Annual spending on biopharmaceuticals in the United States (2011) is over $60 billion and rising much faster than traditional chemical pharmaceuticals. Generic versions of biopharmaceuticals known as biosimilars have been on the market in Europe since 2006, and despite saving money have not attained the same market success. Congress has now charged the FDA with responsibility for approving biosimilars in the United States. To understand what managed health care organizations (MCO) think about biosimilars and how they may respond to the availability in the United States, in-depth interviews were conducted with key MCO decision makers. The data showed that MCOs are highly interested in biosimilars and their potential for cost savings. A FDA designation of interchangeable will be the most important driver of market uptake. Without such a designation a MCO's ability to encourage utilization is based upon physician and patient perception of safety and efficacy, and patient financial incentives.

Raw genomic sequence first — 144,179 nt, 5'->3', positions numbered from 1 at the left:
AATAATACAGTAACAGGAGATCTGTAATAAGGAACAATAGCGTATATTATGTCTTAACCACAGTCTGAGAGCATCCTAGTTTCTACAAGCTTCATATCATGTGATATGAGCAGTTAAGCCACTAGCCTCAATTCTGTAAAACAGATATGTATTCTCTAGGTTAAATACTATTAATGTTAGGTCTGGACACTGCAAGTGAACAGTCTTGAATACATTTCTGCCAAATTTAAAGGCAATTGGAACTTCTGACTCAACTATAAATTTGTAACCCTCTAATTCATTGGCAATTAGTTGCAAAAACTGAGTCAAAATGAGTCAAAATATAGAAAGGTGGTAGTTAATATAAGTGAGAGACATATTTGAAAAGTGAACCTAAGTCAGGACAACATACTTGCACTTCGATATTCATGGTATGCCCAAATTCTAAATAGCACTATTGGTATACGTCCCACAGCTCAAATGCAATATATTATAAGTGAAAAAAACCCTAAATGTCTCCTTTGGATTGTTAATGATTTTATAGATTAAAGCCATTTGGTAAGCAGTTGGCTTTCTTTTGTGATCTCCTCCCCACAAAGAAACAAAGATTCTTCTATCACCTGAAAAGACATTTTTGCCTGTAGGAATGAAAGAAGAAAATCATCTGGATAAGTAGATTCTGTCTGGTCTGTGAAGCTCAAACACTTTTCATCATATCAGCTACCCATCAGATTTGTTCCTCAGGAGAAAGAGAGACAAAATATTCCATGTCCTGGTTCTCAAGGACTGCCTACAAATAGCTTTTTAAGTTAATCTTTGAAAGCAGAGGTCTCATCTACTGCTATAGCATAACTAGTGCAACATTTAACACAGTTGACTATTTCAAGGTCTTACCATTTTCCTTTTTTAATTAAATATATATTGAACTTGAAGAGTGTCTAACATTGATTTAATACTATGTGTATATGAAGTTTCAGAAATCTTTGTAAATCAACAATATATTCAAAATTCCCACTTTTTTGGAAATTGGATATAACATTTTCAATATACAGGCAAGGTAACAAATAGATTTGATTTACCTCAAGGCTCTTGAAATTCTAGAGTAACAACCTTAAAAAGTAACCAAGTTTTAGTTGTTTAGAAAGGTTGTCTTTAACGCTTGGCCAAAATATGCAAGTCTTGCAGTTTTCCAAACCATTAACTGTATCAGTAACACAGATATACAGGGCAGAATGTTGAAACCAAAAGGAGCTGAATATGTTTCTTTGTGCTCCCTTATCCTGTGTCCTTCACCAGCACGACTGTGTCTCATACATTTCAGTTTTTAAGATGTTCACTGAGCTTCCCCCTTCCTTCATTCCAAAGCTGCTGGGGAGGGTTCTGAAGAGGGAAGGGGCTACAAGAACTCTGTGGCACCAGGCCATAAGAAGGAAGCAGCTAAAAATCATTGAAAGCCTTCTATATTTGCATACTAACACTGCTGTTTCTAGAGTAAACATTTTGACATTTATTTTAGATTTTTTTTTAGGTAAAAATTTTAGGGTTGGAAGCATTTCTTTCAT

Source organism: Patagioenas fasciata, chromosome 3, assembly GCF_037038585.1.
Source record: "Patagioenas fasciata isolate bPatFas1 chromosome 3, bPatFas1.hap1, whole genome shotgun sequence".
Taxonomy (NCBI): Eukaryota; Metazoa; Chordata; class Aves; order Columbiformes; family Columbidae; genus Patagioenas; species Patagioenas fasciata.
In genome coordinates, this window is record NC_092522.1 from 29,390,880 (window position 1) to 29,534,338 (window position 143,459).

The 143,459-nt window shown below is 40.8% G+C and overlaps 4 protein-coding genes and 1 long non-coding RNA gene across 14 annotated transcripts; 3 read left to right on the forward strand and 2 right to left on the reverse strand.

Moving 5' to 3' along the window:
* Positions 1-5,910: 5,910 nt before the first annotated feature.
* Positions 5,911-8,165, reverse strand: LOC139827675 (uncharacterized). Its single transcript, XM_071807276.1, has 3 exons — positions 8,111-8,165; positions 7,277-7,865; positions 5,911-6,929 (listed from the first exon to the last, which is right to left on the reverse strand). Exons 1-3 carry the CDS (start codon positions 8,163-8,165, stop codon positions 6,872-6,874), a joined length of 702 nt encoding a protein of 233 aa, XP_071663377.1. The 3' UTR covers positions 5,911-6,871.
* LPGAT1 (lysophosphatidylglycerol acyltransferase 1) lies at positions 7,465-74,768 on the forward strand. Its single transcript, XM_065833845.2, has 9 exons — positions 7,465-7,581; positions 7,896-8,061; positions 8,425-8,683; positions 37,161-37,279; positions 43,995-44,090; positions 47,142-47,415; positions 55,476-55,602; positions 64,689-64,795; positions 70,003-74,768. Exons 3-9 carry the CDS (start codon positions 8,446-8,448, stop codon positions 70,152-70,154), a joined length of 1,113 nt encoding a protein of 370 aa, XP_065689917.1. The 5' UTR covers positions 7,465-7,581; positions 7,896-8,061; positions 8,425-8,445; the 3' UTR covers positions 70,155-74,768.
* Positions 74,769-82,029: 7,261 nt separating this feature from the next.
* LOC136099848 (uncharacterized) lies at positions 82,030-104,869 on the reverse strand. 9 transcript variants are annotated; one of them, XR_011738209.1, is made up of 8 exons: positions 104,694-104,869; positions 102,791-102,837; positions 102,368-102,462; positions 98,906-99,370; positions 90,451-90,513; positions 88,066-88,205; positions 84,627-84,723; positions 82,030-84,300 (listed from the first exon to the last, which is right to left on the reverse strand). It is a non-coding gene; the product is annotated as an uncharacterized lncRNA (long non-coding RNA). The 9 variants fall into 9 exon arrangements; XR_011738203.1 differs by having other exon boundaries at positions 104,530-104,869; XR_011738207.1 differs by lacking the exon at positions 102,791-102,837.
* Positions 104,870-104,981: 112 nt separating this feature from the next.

|School:||University of Alaska Anchorage|
|School Location:||United States -- Alaska|
|Source:||MAI 49/06M, Masters Abstracts International|
|Subjects:||Medicine, Health sciences, Public health|
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